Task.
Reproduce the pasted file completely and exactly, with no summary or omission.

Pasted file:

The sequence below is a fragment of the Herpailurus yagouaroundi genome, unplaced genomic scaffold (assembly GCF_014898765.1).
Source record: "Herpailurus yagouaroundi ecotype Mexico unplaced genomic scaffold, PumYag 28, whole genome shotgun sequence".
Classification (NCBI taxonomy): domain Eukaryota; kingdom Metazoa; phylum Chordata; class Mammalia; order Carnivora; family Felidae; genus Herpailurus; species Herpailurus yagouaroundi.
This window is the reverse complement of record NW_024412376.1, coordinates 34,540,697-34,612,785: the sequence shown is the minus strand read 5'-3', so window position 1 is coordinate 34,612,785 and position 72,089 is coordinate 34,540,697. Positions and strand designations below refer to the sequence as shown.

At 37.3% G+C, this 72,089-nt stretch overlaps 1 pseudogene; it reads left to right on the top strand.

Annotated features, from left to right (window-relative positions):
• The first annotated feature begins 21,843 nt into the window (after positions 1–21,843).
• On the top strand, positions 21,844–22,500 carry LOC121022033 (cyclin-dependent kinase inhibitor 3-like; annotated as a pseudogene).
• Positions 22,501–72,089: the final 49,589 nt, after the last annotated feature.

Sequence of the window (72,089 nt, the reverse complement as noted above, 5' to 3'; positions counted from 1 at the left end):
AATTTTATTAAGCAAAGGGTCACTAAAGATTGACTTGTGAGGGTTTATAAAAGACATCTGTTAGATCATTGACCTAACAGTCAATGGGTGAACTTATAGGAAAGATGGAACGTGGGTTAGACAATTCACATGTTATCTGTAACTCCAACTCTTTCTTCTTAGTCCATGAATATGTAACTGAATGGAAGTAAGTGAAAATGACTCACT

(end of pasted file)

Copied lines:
The sequence below is a fragment of the Herpailurus yagouaroundi genome, unplaced genomic scaffold (assembly GCF_014898765.1).
Source record: "Herpailurus yagouaroundi ecotype Mexico unplaced genomic scaffold, PumYag 28, whole genome shotgun sequence".
Classification (NCBI taxonomy): domain Eukaryota; kingdom Metazoa; phylum Chordata; class Mammalia; order Carnivora; family Felidae; genus Herpailurus; species Herpailurus yagouaroundi.
This window is the reverse complement of record NW_024412376.1, coordinates 34,540,697-34,612,785: the sequence shown is the minus strand read 5'-3', so window position 1 is coordinate 34,612,785 and position 72,089 is coordinate 34,540,697. Positions and strand designations below refer to the sequence as shown.

At 37.3% G+C, this 72,089-nt stretch overlaps 1 pseudogene; it reads left to right on the top strand.

Annotated features, from left to right (window-relative positions):
• The first annotated feature begins 21,843 nt into the window (after positions 1–21,843).
• On the top strand, positions 21,844–22,500 carry LOC121022033 (cyclin-dependent kinase inhibitor 3-like; annotated as a pseudogene).
• Positions 22,501–72,089: the final 49,589 nt, after the last annotated feature.

Sequence of the window (72,089 nt, the reverse complement as noted above, 5' to 3'; positions counted from 1 at the left end):
AATTTTATTAAGCAAAGGGTCACTAAAGATTGACTTGTGAGGGTTTATAAAAGACATCTGTTAGATCATTGACCTAACAGTCAATGGGTGAACTTATAGGAAAGATGGAACGTGGGTTAGACAATTCACATGTTATCTGTAACTCCAACTCTTTCTTCTTAGTCCATGAATATGTAACTGAATGGAAGTAAGTGAAAATGACTCACT